04 October 2010

tiny house movements @dc!

I recently had a wonderful conversation with two individuals who are in the beginning stages of designing and collecting materials for their tiny houses.

what's a tiny house?

A tiny house is a small home that provides just enough space to shelter you from inclement weather, for sleeping, eating, bathing, clothes washing/drying and for play time with family and friends.

building & designing a tiny house

One of the individuals has the trailer already (above photo), which she purchased from craigslist. The plan is to get all of their materials secondhand in order to make their houses as sustainable as possible, which includes scavenging for local, recycled, reusable and renewable materials.

They are working with a local architect, Longben Guyit, who is designing their houses and helping them to build.

why a tiny house?

Both of them have been motivated toward tiny houses out of a desire to be green, to be self-sufficient and to be mobile. One of the beauties of a tiny house is its mobility—it can be moved from place to place as needed, like a trailer home.

In DC, mobility has been primarily seen as a transportation issue. How should the city get people from their built-into-the ground homes or apartment buildings all over the city, often far from where they work and play, to where they need to go in as efficient and eco-friendly a manner as possible? The two people I spoke with are exposing the limitations of a mobility concept that's focused solely on transportation.

They are also motivated to detach from the grid via a tiny house in order to:

1. not participate in the cycle of indebtedness that is central to conventional
home ownership;
2. simply their lives;
3. blend their mobile businesses with their homes;
3. literally live (in) their values!

I was particularly interested in talking to these tiny house pioneers because they are both mothers, one has three children and the other has two children! And they do see themselves as pioneers because they want to model for other single moms how to be proactive and to take full control of their and their children’s lives.

So what are their names and where are their photos?

They have requested anonymity and desire invisibility because of their concern about how their families and others might respond to what they are doing. It's one thing for tweens and twenty-somethings to be countercultural, but adults, especially mothers with children, are expected to be more conventional. They'd rather focus their energy on building their houses and playing with their children than dealing with the scrutiny of naysayers.

I am excited about following them through this process, sharing their stories and providing space for a dialogue between you and these tiny house builders!


  1. Marya,
    I came across this post b/c I googled Tiny houses and DC. I am seriously looking at building a tiny house within the next year. Originally I thought I'd wait until I moved again back out west where I know of many options for locating it. But, I don't know that I'll be moving anytime soon and I want to look at the possibilities of doing this in DC. Unfortunately, I have found no one else yet who has done it. I would love to learn more about the women who are doing it: do they own land, are they "camping" in backyards, how have they learned about city building codes/regs, are they building in a storage facility or outside?....So, any information you provide through your blog on their process would be greatly appreciated! Thanks!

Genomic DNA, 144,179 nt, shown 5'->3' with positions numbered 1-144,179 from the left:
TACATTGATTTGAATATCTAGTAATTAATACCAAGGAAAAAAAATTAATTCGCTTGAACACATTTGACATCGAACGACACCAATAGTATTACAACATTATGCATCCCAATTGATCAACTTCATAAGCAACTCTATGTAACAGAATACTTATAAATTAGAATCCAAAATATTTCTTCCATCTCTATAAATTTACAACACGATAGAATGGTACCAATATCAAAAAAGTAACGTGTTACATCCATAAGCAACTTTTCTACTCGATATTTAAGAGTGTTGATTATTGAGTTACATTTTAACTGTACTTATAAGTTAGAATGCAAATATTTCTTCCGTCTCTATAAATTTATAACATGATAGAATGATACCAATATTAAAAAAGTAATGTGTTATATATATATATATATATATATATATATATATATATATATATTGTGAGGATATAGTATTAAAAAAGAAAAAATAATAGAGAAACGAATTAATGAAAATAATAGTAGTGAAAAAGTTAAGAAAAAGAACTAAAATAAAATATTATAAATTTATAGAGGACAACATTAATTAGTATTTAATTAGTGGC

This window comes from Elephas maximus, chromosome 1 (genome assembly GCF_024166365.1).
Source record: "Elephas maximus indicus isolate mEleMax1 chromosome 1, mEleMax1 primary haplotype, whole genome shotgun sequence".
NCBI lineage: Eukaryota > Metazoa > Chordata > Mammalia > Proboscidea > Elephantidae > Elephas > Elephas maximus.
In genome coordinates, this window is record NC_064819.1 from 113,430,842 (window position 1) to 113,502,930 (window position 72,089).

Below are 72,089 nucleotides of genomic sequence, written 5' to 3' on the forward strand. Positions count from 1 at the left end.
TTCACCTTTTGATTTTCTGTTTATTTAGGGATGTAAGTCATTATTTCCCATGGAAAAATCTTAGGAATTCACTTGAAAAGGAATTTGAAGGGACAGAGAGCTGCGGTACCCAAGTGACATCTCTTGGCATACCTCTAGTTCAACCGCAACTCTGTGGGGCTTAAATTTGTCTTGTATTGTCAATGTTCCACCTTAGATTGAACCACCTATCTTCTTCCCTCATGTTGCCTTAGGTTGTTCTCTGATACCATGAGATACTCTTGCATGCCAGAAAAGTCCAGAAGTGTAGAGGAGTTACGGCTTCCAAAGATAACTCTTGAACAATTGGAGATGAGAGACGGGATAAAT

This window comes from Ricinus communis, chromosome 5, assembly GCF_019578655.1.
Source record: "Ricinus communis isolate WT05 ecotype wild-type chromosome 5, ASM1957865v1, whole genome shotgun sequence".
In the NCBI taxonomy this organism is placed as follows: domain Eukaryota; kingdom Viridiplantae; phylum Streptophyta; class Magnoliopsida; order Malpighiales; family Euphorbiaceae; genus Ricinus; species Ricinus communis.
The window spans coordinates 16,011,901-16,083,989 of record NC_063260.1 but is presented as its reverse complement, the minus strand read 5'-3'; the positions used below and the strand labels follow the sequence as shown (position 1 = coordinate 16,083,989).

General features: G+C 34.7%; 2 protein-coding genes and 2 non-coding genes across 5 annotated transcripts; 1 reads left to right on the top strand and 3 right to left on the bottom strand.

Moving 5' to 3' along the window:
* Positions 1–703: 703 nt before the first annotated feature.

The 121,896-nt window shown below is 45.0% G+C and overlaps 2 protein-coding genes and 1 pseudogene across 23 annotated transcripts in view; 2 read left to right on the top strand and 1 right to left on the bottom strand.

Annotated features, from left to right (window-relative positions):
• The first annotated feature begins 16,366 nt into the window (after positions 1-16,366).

2. love it! i happen to know one of these ladies who is a dynamo! can't wait to see the project reach its fruition... thanks for writing about it.

  3. hi, lee. how serendipitous! we will definitely answer all of your questions in future posts. they are in the process of building and procuring so as they progress through each step, i will blog about it. what i can tell you now is that they are building outside. more soon....

  4. artis, thank you for sharing your excitement about the project" i'm really happy to be able to chronicle this process. and, yes, they are serious dynamos!

  5. Marya, Thanks so much! I really look forward to your posts on their process, and if they are ever willing to chat with someone after they are done about the process, esp. regarding DC code, I would love to learn from their experience! Right now, I'm just beginning my research into the feasibility of still living in DC with a tiny house. I hope I can, but I'm not that convinced yet!

  6. Hi there!
    It's very exciting to hear that others are on their own tiny paths :o) My husband and I (and our 2 dogs) are building our own tiny home in Washington state. We're living in it now and just putting the finishing touches on the inside, and I have to say, the security it provides from the economical and debt cycle swings is fabulous.
    There's nothing like knowing the roof over your head is hand made and paid for, even if it's tiny!
    I wish these two ladies all of the luck in the world, and I know they will be wildly successful! There comes a time in life where we just have to throw our preconceived ideals out the window and focus on nuturing our souls and our families. I think that tiny homes provide the opportunity to do just that.

  7. I just wanted to mention that there are more and more families doing this, and older retired folks too. It isn't just about young people being countercultural. I think if you're living close to your values despite it being unpopular that's something to be respected. I understand your friends wanting anonymity but if they ever feel lonely and want some proof that they aren't alone they can google Tiny House Trio, Tiny House Family, or Bluebirdmama (that's us), just for a start. Good luck to them!!